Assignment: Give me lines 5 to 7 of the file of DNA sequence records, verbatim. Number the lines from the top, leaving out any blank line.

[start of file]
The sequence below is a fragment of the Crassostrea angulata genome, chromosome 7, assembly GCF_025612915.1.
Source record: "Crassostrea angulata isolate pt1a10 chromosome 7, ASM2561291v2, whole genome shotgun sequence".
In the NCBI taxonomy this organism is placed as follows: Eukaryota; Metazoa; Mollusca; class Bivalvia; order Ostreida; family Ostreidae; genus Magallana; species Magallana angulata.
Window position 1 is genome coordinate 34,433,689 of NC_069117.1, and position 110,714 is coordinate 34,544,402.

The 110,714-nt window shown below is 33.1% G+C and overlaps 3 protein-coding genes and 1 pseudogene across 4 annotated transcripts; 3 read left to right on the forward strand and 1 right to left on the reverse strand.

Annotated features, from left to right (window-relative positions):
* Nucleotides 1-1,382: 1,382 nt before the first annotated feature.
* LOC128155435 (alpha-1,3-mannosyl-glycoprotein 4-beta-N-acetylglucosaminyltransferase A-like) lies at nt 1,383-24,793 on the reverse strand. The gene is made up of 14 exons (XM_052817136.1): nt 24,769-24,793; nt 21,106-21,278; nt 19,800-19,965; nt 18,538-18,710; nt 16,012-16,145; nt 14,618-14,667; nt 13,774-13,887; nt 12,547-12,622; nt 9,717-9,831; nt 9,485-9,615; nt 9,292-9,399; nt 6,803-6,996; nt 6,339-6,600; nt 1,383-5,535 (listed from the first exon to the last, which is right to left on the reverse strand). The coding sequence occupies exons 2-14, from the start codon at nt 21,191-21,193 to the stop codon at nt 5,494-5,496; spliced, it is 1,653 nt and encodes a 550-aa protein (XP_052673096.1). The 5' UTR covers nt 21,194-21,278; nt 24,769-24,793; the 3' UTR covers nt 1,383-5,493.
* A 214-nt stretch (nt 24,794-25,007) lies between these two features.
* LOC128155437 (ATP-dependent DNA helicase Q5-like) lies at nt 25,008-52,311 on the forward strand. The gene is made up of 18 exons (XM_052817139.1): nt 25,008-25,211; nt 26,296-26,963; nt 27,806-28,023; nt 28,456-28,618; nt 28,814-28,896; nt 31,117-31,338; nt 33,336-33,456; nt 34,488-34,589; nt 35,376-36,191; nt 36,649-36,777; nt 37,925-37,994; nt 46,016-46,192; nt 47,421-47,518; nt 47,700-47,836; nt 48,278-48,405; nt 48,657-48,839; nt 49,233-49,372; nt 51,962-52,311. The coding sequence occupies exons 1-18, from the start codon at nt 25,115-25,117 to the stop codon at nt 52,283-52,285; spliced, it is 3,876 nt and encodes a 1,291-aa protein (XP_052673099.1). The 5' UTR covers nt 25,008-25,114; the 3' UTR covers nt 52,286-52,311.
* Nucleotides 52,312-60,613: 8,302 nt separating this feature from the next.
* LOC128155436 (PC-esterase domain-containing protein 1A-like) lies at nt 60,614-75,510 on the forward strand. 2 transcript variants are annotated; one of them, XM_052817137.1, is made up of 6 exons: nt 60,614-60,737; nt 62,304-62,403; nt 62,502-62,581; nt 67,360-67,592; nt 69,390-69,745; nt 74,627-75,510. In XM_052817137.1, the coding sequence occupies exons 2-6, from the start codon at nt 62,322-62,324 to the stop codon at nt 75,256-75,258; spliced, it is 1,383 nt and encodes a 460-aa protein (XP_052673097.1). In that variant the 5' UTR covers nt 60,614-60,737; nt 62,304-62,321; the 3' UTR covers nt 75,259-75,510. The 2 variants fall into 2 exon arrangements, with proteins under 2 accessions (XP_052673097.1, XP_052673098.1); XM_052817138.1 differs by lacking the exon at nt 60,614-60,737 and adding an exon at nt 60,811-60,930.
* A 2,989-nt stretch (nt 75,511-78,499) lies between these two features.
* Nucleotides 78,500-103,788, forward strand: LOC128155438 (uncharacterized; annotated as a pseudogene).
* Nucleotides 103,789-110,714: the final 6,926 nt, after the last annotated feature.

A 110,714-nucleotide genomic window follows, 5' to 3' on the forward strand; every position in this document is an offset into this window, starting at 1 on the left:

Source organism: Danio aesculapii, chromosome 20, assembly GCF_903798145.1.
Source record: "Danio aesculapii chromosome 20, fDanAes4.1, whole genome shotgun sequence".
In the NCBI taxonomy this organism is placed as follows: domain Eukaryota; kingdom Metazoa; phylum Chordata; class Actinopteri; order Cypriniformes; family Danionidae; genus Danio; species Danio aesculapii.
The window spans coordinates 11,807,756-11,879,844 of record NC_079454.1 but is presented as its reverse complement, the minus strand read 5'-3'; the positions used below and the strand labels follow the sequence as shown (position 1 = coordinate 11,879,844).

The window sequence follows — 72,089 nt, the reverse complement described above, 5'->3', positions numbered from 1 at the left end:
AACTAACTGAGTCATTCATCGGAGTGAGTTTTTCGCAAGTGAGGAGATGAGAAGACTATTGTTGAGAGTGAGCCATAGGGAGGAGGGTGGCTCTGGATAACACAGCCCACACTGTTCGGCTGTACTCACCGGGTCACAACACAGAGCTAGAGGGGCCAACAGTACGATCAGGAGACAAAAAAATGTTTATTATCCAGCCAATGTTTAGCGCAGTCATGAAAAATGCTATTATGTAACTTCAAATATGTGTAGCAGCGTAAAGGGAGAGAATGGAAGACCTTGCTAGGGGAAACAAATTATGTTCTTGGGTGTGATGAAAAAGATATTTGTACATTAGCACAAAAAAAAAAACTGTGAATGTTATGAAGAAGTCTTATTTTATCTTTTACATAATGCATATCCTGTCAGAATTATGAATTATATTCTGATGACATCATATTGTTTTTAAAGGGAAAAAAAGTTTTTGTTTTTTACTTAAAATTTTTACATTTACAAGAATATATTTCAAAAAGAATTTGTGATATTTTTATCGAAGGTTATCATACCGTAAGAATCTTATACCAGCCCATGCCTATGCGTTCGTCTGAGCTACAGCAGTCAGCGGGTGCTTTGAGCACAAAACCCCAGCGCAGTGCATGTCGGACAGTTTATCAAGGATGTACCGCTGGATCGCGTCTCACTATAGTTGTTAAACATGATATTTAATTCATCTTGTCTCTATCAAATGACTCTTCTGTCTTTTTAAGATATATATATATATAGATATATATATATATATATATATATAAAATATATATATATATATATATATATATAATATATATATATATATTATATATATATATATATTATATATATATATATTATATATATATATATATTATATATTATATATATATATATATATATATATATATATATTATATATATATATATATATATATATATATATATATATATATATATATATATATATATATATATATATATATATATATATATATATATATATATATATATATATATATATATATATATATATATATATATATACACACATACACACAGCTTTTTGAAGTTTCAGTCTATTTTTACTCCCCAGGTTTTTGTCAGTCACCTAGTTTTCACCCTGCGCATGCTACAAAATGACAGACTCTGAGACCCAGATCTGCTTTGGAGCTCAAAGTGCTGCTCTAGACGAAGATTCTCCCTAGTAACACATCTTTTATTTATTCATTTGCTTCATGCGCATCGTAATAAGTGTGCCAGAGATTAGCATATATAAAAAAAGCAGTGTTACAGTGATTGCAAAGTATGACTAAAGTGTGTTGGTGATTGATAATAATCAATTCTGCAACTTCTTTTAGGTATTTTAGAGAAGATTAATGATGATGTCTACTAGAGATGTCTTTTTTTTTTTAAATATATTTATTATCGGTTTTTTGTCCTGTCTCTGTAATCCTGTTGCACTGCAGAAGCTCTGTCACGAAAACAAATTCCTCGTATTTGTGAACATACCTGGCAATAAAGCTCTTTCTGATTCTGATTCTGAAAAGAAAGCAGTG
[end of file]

The 110,714-nt window shown below is 33.1% G+C and overlaps 3 protein-coding genes and 1 pseudogene across 4 annotated transcripts; 3 read left to right on the forward strand and 1 right to left on the reverse strand.

Annotated features, from left to right (window-relative positions):
* Nucleotides 1-1,382: 1,382 nt before the first annotated feature.